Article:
To facilitate this, the team developed a structured approach using “rapid ethnography” – closely observing the work in context, capturing examples, and then discussing and analyzing them with the crews.

“We’d start by just being silent observers, then gradually engage in conversation, asking them to reflect on what they were doing and why. This helped surface the tacit knowledge and expertise they’d developed through experience.”

The team also curated the positive examples they captured into two formats – “positive examples” that illustrated specific practices, and “learning cards” that posed reflective questions to stimulate further discussion and learning within the crews.

“The positive examples serve as conversation starters, helping the crews see their own work in a new light,” Thomas explains. “And the learning cards are designed to be used in various settings, from toolbox talks to safety meetings, to prompt the crews to reflect on how they’re building safety into their daily operations.”

Driving Systemic Change

Importantly, this is not a top-down, prescriptive approach.

“We didn’t want to just tell them ‘you should do this’ – our aim is to facilitate a bottom-up learning process, where the crews themselves identify the positive practices and work together to explore how they can be adapted and expanded to other areas.”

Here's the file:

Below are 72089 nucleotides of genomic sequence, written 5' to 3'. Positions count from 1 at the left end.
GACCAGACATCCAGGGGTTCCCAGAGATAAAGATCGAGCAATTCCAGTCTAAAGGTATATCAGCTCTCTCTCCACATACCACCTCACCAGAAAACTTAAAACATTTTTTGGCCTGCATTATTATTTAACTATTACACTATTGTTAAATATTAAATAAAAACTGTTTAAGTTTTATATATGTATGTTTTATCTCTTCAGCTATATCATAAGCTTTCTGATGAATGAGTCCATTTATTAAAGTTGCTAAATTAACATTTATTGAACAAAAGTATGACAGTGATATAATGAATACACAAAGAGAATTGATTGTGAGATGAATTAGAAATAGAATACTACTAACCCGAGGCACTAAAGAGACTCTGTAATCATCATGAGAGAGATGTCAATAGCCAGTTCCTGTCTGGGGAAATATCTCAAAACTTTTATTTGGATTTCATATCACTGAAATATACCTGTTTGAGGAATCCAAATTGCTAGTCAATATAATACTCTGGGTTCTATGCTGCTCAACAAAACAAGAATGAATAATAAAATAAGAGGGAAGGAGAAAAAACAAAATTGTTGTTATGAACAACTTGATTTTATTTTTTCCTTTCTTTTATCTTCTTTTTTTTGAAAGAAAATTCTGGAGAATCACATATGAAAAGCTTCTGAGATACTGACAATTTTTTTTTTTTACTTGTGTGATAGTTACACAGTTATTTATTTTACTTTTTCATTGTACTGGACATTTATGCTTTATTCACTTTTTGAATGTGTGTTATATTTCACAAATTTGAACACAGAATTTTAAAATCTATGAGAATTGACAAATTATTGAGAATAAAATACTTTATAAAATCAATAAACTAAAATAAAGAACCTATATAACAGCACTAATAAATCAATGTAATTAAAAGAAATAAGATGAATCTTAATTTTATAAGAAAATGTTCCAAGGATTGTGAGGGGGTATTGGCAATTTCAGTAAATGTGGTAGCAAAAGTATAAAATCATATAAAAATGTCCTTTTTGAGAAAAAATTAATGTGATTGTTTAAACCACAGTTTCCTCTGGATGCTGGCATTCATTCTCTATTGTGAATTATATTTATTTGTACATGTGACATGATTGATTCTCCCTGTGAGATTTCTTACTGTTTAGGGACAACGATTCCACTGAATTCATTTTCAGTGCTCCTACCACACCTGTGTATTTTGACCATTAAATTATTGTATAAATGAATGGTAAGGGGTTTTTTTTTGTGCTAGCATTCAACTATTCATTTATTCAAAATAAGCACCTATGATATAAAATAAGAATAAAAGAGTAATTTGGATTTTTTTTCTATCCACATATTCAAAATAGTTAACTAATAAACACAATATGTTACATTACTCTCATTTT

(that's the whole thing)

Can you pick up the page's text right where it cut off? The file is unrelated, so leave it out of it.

Thomas and his team have already seen tangible results from this approach.

“Just by putting this topic on the agenda and sharing our observations, we’ve seen the crews start to develop their own ‘learning from normal work’ mindset. They’re now actively looking for positive examples and sharing them with each other.”

Moreover, Thomas believes this approach has the potential to drive more fundamental, systemic changes in how safety is understood and improved.

“Rather than just focusing on correcting individual behaviors, we want to look at how we can design the overall work environment – the technologies, the processes, the organizational factors – to make it easier for people to do the right thing.”

He cites the example of the “stop and think” barrier the crews created to prevent workers from unconsciously entering an active red zone.

“They identified a risk of people falling into a mental ‘autopilot’ and automatically going to the wrong place, so they proactively put up a physical barrier to trigger that moment of reflection. That’s the kind of systemic, design-oriented solution we want to encourage.”

As the team continues to refine and expand their learning from normal work approach, Thomas is excited about its potential to drive lasting, sustainable improvements in safety.

“It’s not just about capturing data or creating training materials – it’s about fostering a culture where everyone, from frontline workers to managers, is constantly looking for ways to make their work safer and more resilient. That’s the kind of transformative change we’re aiming for.”

The practical examples highlighted illustrate how seemingly simple actions and adaptations can have a profound impact on safety.

By shifting the focus from failure to success, the Noble team is uncovering the hidden expertise and problem-solving capabilities of their frontline crews – and using those insights to build a stronger, more resilient safety culture across the organization.